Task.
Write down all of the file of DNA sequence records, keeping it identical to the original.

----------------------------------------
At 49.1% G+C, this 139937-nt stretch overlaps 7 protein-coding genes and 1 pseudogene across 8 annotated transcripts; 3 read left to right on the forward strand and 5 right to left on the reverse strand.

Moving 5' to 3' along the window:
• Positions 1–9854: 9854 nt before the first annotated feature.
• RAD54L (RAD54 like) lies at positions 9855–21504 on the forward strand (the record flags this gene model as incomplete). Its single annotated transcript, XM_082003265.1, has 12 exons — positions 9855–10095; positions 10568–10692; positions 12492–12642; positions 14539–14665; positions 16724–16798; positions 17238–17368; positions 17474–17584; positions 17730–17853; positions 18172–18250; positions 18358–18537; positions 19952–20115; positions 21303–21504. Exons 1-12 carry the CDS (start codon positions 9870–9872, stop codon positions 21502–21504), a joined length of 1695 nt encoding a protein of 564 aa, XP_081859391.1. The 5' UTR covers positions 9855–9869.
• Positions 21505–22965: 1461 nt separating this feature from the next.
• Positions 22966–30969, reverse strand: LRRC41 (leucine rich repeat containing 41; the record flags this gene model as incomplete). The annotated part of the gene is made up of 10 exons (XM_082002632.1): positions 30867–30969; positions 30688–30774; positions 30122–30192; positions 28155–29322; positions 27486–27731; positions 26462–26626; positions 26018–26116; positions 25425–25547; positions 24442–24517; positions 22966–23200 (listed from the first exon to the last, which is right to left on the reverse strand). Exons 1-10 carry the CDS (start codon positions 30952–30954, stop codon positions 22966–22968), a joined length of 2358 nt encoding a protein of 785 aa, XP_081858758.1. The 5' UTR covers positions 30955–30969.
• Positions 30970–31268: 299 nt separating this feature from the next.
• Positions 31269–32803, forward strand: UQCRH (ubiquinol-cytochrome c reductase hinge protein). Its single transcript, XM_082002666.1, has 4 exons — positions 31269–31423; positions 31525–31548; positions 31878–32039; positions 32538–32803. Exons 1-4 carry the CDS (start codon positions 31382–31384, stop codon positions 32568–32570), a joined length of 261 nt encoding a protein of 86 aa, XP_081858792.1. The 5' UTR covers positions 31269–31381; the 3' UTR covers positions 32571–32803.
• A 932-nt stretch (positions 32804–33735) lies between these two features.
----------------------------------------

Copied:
At 49.1% G+C, this 139937-nt stretch overlaps 7 protein-coding genes and 1 pseudogene across 8 annotated transcripts; 3 read left to right on the forward strand and 5 right to left on the reverse strand.

Moving 5' to 3' along the window:
• Positions 1–9854: 9854 nt before the first annotated feature.
• RAD54L (RAD54 like) lies at positions 9855–21504 on the forward strand (the record flags this gene model as incomplete). Its single annotated transcript, XM_082003265.1, has 12 exons — positions 9855–10095; positions 10568–10692; positions 12492–12642; positions 14539–14665; positions 16724–16798; positions 17238–17368; positions 17474–17584; positions 17730–17853; positions 18172–18250; positions 18358–18537; positions 19952–20115; positions 21303–21504. Exons 1-12 carry the CDS (start codon positions 9870–9872, stop codon positions 21502–21504), a joined length of 1695 nt encoding a protein of 564 aa, XP_081859391.1. The 5' UTR covers positions 9855–9869.
• Positions 21505–22965: 1461 nt separating this feature from the next.
• Positions 22966–30969, reverse strand: LRRC41 (leucine rich repeat containing 41; the record flags this gene model as incomplete). The annotated part of the gene is made up of 10 exons (XM_082002632.1): positions 30867–30969; positions 30688–30774; positions 30122–30192; positions 28155–29322; positions 27486–27731; positions 26462–26626; positions 26018–26116; positions 25425–25547; positions 24442–24517; positions 22966–23200 (listed from the first exon to the last, which is right to left on the reverse strand). Exons 1-10 carry the CDS (start codon positions 30952–30954, stop codon positions 22966–22968), a joined length of 2358 nt encoding a protein of 785 aa, XP_081858758.1. The 5' UTR covers positions 30955–30969.
• Positions 30970–31268: 299 nt separating this feature from the next.
• Positions 31269–32803, forward strand: UQCRH (ubiquinol-cytochrome c reductase hinge protein). Its single transcript, XM_082002666.1, has 4 exons — positions 31269–31423; positions 31525–31548; positions 31878–32039; positions 32538–32803. Exons 1-4 carry the CDS (start codon positions 31382–31384, stop codon positions 32568–32570), a joined length of 261 nt encoding a protein of 86 aa, XP_081858792.1. The 5' UTR covers positions 31269–31381; the 3' UTR covers positions 32571–32803.
• A 932-nt stretch (positions 32804–33735) lies between these two features.